In northern Europe the days are growing shorter. Except for the oak trees with their withered sienna-brown leaves, most of the trees are bare against a bleak landscape and gray skies laden with cold, damp winds. The Dutch have a saying for this time of year: De donkere dagen voor Kerstmis. The dark days before Christmas. Indeed, every day is shorter and the nights seem to stretch out like a long, endless dream.
We are in the season of Advent, which mark the days before Christmas. Advent comes from the Latin word adventus meaning arrival. We freely use the word advent to simply mean “to come into being.” This is the time of year that we await the arrival of light when the Earth will once again begin to tilt towards our sun. The days can then slowly “come into being,” promising their full splendor of sunshine and warmth at the summer solstice. For Christians, this is the time during which they await the birth of Jesus, when the Divine comes into being.
For most of us, these days are more than just physically dark. We can also become lost and overwhelmed in all the expectations of the season. The shopping, planning, cooking, baking, wrapping, cards, music, school plays, church concerts. The running and stress, travel and traffic, not to mention all the money worries.
Typically, we are expected to spend time with our families, with the idea that everyone should be happily singing songs around a piano or opening perfect presents or eating gourmet meals. But our reality may actually lead us to feeling only more lonely and unsatisfied. Under pressure by the media and our own unreal expectations, many of us become depressed this time of year and some of us may even feel suicidal.
Darker still are the constant reminders, between the tinsel and flashing lights, of the pain and suffering in the world. Not to mention, of course, our own pain and suffering. How can we possibly feel Joy? The entire season can feel like a sham. Bah Humbug! Where is the Higher Self in all this tragic mess?
Balancing Darkness with Light
Simon and Garfunkel once recorded a song called “7:00 News/Silent Night,” in which the familiar carol is quietly and beautiful sung. At first dimly, then more clearly and loudly, we simultaneously hear the voice of a newscaster dispassionately announcing the kind of violent and terrible news we are all too familiar with. Even though, at the end, the voice of the announcer seems to overwhelm the song, the tender voices unceasingly sing – they are not even faintly shaken.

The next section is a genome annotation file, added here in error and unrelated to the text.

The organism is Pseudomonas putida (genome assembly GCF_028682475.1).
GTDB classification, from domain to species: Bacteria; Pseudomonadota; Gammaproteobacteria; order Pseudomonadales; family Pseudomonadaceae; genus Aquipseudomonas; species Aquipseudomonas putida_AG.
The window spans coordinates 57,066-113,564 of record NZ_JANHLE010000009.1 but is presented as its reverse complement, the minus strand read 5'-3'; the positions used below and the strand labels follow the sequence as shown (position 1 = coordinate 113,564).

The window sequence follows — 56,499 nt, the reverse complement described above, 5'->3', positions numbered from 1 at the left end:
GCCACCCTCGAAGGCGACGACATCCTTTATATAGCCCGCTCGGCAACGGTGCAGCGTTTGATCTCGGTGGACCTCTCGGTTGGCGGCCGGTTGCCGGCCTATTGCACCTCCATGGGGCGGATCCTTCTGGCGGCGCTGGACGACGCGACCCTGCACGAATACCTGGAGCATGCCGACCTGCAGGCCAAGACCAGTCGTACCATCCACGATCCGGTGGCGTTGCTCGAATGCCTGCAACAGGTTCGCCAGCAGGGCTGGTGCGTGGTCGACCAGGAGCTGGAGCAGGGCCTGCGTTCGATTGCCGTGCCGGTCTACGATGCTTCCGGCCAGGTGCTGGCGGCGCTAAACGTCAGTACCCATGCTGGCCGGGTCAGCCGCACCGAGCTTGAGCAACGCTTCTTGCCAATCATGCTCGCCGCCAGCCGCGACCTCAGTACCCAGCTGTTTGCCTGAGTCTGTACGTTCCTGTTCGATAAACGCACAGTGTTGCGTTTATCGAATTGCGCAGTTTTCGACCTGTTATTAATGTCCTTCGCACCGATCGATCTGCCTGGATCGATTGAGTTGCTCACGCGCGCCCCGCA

One could experience this song as another symbol of despair – the submergence once again of peace and joy in the harsh violence of our day. But when listened to in its wholeness, the song expresses the reality that light does shine in the darkness. If we tune into the song of peace, we will be able to hear its still small voice singing clearly under the din of the crowd.
Light and dark. Joy and hatred. These are two of the many polarities that exist in the world. Our job is to learn to live with their tension in order to transform and synthesize their energies into a higher reality. Assagioli says that this process is analogous to a chemical combination when two elements are absorbed into a higher unity endowed with qualities different from what each individual element has.
Transforming Opposites into a Synthesis
The idea is to balance these opposites, hold their creative tension, and give space for a completely new and higher entity to be born. You do this by first being with the violent darkness but not identify with it. Then be with the joyful light and not identify with it either. Finally, we need to be with all that is and hold an objective understanding of the tensions between them in order to creatively seek wholeness.
Assagioli insisted that the mid-way point between two opposites is not static inside us, but rather in “a state of continuous oscillation.” We can actually experience this oscillation between Darkness and Light when we listen to the song “7:00 News/Silent Night.”
Once we can hold onto this mid-way point, then psychosynthesis can occur. It is a wise person who can play with opposites and watch with awe as they awaken and manifest into a complete formed higher quality.
So during these dark days before Christmas, practice hanging on and letting go. Hang onto the dark, and then let it go. Then hang onto the light, and let it go. Try to stand in the mid-way point by expressing Human Affection during this season. Then wait quietly and patiently for the advent of Spiritual Love that is quietly, calming, and ceaselessly singing in the world’s chaos.
Thank you, Catherine for this gentle reminder… and thank you for the Simon&Garfunkel song that I had not known of.
Thank you for a thought- and awareness-provoking post – a reminder that we all have that clear space within where we can be inclusive and balanced. Assagioli had it right about the state of continuous oscillation; TS Eliot wrote of the “Still point of the turning world” where there is always “the dance”.